“The supply chain covers our global manufacturers, transport to our warehouses, management of those warehouses, and the supply to our installers, sales outlets, and end customers. Each of these axes can be made more sustainable.”

“For the flow of incoming goods, we rely on a method that allows us to calculate the CO2 footprint in detail. We take that data and use it to persuade our suppliers to act and bring that number down. We bundle that in a kind of manifest with performance targets (KPIs) that we continuously test. Our suppliers know what our sustainability goals are. While our procurement criteria used to be limited to technological, commercial, and financial expectations, sustainability now carries equal weight.”

“There are currently several shipping companies that already use biofuel instead of conventional fuel oil for transport. In terms of production, equipment can be produced smaller and lighter and less and more sustainable packaging can be used. The plastic we use for our new generation of modems is 100% recycled. Our goal is totally plastic-free packaging.”

How is sustainability incorporated in Proximus logistics activities?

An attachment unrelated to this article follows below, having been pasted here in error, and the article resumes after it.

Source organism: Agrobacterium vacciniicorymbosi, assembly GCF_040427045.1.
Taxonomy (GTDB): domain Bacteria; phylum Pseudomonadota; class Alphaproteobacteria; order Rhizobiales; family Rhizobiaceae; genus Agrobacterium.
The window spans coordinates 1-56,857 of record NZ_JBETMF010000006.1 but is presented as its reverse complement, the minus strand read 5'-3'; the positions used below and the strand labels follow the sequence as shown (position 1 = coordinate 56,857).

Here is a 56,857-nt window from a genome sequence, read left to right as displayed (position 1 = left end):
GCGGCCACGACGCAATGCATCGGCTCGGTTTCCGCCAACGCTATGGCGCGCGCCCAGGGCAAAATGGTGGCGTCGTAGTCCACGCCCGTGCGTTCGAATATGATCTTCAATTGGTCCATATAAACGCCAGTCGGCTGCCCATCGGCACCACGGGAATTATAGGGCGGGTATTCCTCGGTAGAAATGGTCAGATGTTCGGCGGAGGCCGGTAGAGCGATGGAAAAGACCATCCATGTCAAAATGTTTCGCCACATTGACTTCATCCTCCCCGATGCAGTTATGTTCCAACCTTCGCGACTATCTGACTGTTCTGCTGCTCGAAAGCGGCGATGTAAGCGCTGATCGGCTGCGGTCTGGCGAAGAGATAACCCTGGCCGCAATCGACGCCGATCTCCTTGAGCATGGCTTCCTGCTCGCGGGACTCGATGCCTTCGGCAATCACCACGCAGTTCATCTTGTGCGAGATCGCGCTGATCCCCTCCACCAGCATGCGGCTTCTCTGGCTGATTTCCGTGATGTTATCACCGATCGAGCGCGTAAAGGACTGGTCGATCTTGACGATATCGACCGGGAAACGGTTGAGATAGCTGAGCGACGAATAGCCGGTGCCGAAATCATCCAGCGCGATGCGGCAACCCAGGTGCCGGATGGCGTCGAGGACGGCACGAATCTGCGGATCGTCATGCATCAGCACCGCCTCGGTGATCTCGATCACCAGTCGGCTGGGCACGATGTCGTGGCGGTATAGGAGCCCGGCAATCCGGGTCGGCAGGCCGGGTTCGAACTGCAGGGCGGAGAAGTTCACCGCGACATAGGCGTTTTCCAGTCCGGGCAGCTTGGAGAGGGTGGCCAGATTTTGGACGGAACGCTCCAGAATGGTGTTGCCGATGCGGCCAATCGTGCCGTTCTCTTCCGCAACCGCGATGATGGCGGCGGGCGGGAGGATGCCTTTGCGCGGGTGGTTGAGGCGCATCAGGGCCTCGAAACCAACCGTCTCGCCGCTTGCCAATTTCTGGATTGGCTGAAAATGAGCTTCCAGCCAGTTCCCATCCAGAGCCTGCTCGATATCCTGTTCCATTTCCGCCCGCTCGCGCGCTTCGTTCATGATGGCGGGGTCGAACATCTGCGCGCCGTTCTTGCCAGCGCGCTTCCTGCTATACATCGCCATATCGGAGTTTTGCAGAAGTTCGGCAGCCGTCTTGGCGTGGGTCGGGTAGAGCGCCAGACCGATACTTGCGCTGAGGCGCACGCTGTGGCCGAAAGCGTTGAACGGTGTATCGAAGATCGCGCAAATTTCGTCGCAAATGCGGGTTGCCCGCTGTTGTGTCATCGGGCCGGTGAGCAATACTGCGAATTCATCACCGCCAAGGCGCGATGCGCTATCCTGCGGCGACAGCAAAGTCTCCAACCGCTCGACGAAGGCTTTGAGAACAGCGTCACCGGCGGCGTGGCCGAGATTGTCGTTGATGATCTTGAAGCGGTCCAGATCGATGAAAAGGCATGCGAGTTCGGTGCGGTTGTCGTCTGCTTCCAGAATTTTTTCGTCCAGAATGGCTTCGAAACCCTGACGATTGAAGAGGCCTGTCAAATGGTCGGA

“We centralized our logistics activities in 2011. To make that happen, the logistics service provider, H.Essers, built a 22,500 m2 BREEAM-certified distribution center in Courcelles, especially for Proximus. H.Essers’ green rate aligns perfectly with our sustainability vision. Together, we are continuously on the lookout for opportunities to make our ecological footprint even smaller. We set the bar high and aim to roll out the first CO2-neutral supply chain by 2030.”

We've noticed that tenders by professional customers increasingly contain more environmental guidelines and requirements.

Hans Schurmans, Proximus Director of Logistics and Operations

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Why does H.Essers see taking the lead and sharing the burden of sustainability as important?